KARACHI: Despite the Pakistan Atomic Energy Commission’s (PAEC) claims that nuclear power is the ‘most cost efficient’ energy source for the developing country, civil society activists want it to be replaced with alternative sources of energy because they say the Chernobyl, Three Mile Island, Fukushima and Bhopal disasters are not forgotten.
In view of the PAEC’s public hearing scheduled for March, on the proposed nuclear sites near Karachi, the civil society is bracing itself to meet it fully prepared and question the power project’s significance, benefits, hazards and possible alternatives.
“It is suspected that the K-2 and K-3 Chinese-manufactured nuclear power plants are being installed here on an experimental basis,” said physicist Abdul Hameed Nayyar, speaking to a workshop on Sunday, organised by the Pakistan Institute of Labour Education and Research (Piler). “No such power plant is operating anywhere in the world.”
He asserted that according to international standards, a 30-kilometer-radius around nuclear plants was vulnerable. The proposed nuclear sites were too close to Karachi and put the lives of millions of people at risk, he said.
Nayyar claimed that many regulations were being neglected in conducting the Environmental Impact Assessments (EIA). “PAEC wrongfully obtained certificates for the nuclear plants from the Sindh Environment Protection Agency (SEPA) without seeking public consent,” he said. “The SEPA was bound by law to incorporate and consider public comments into the procedure before issuing such a certificate to any industry.”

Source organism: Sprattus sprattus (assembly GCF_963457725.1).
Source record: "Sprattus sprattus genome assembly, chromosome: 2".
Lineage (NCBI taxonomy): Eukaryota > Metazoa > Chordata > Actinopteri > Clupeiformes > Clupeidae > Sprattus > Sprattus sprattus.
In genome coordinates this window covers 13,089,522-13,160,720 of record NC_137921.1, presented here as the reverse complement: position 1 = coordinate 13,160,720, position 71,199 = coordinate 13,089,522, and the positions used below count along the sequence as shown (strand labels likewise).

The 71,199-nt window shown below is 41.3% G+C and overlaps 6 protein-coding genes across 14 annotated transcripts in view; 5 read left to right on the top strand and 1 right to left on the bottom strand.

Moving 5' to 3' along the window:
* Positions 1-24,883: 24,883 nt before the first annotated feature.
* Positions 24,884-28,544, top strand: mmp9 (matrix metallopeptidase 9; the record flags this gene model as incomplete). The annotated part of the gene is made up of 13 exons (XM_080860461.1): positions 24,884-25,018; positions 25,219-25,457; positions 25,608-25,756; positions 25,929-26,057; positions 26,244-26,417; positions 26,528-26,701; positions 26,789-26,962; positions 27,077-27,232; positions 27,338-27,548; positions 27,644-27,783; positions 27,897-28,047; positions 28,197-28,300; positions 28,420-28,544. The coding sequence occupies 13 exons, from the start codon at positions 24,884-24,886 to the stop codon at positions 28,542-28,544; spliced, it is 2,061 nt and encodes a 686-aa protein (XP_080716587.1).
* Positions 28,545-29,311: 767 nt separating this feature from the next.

Another activist, Roland deSouza, added that in Pakistan, the institutions supposed to assess the environmental impact of growing industrialisation were very poor. “The SEPA is understaffed, incompetent and influenced by political and bureaucratic circles,” he said, adding that the prosperity of a country depended on the conservation of its environment.
He narrated stories of the DHA Cogen project and constructions near the Abdullah Shah Ghazi’s shrine, claiming that even in those cases, the proper course of action for assessment were not followed until the civil society took the matter to court.
On the PAEC’s claim that radiations caused by the nuclear plants would not be harmful, he said, that no independent verification could be made as yet. Concluding his presentation, he questioned why we didn’t import solar energy projects from China, since it was the largest producer of this less hazardous and modern source of energy.
The nine-hour-long programme at the Regent Plaza was divided into sessions to give attendees an understanding of nuclear power projects and the significance of the forthcoming formal public hearing.
The speakers focused on the issues of how the PAEC would transport radioactive material, what measures they would take in case of a mishap and how a reactor would be decommissioned after the completion of its life cycle.
On the other hand, the PAEC is confident that the project near KANNUP would be the safest and cheapest source of generating energy for the metropolis. But its impact on the environment is still unclear.
Published in The Express Tribune, February 2rd, 2015.